Can phantom power sent in error damage pedals or bass? Electical hazard

Discussion in 'Miscellaneous [BG]' started by CR1988, Jun 7, 2019.

  1. CR1988


    Jun 7, 2019
    I recently acquired a Tech21Bass fly rig to use in my job in a cover band. I had previously just gone into a D.I box powered by phantom from an Allen & Heath desk through an xlr. The first few gigs I reminded the engineer about turning the phantom off as I was powering the tech 21 via plug. However as we revisit multiple venues regularly, each mix scene is saved for each venue, which meant that the phantom has been on in various venues since unknowingly, as I didnt have the foresight to repeatedly remove the phantom each time the old scenes were loaded up. Having had problems one gig recently I could feel a little electric coming from the end of the XLR going into the rig, and knew the phantom was on. Once it was turned off and the XLR was changed (just incase it was faulty also) the mic I was using for singing began to shock me and when i touched it with the back of my fingers there was a loud pop and further shock. This only happened once the phantom was turned off on the channel going into the tech21 rig.
    As a complete novice when it comes to anything in the field of electrical engineering Im not sure if the phantom being on while the rig was already powered by plug has caused any damage to the rig or the bass, and why this has led to my mic becoming loaded with live electicity. Im aware how dangerous this is though and am quite freaked out about the potential for electrocution. There is a 'pad' on the rig itself but I havent tried using it to see if it will make any difference, though when the pad is on the volume lowers significantly. Please excuse my lack of knowledge and naivety in this field. Anything that can help inform and educate me on this would be greatly appreciated.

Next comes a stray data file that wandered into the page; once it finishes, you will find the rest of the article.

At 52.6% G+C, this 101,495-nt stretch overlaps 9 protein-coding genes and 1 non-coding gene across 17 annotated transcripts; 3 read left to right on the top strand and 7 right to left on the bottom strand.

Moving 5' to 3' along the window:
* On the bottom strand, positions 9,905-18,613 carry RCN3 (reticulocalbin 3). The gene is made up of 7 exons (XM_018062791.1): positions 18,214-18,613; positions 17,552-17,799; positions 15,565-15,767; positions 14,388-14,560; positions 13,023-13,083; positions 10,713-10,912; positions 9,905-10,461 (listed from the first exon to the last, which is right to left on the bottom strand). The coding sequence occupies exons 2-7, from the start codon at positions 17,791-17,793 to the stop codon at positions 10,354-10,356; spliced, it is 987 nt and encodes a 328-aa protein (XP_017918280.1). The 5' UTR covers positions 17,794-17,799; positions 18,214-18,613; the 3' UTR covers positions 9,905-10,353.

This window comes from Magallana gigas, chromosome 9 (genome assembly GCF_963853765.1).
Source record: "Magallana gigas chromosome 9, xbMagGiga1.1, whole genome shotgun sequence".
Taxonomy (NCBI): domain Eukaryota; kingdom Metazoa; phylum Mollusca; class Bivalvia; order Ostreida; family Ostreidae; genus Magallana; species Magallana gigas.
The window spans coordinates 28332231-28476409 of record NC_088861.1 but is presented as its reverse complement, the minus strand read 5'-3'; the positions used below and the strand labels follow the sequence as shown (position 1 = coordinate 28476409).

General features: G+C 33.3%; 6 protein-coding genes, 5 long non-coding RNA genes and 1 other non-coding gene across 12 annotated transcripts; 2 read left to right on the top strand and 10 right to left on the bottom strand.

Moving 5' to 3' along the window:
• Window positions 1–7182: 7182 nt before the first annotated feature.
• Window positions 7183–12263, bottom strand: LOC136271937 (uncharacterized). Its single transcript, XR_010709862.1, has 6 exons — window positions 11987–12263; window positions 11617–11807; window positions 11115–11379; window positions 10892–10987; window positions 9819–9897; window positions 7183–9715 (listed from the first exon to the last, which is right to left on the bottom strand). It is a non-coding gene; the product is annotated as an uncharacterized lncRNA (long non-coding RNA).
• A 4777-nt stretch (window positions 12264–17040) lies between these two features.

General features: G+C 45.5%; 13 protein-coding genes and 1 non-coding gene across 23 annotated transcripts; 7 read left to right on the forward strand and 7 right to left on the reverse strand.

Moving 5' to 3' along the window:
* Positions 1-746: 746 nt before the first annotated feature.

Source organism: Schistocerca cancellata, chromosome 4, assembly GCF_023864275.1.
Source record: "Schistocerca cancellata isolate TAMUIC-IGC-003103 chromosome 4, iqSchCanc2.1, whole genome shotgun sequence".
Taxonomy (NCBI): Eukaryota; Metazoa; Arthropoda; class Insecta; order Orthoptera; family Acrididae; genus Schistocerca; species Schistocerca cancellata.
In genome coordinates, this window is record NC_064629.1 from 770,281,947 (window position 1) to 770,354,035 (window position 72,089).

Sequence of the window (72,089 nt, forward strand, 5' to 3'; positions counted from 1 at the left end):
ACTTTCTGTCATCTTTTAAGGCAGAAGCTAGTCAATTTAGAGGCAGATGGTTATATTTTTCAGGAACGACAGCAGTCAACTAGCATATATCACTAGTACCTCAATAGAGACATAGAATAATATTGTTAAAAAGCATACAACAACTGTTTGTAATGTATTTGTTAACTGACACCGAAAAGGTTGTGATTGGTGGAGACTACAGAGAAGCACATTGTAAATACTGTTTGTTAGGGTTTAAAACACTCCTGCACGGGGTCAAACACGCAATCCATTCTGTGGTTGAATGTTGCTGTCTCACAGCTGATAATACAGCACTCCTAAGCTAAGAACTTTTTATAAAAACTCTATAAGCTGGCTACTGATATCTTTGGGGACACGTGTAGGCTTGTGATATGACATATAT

2. Roland GR 88

    Roland GR 88 Commercial User

    Sep 16, 2013
    Ontario Canada
    Retail store manager
    Phantom power won't hurt or affect your microphone in any way. Assuming it's a simple SM58 or similar. It just won't "see' it. The current you felt has nothing to do with it. There were other factors at play. Your Fly Rig however will say in the manual if it's safe (unlikely) and if there's no mention of it assume that it is not. I would use a D.I. with your Fly Rig and not the built-in one to isolate it from potential damage as you're playing different venues and relying on an often unknown board and operators. The pad is only there to cut 10-15db from from an active bass if the signal is overloading the pre-amp.
    .......and welcome to T.B. :) Good luck.
  3. CR1988


    Jun 7, 2019
  4. If your Fly Rig is still working correctly, the phantom power didn’t hurt it. Getting zapped means your stage power and the mixer power are on 2 different circuits and something isn’t wired correctly. I’d start with one of those plug testers with the 3 lights and check all the electrical plugs. Your old DI being phantom powered kept you from getting shocked because it was the same electrical circuit as the mixer (because the power comes from the mixer).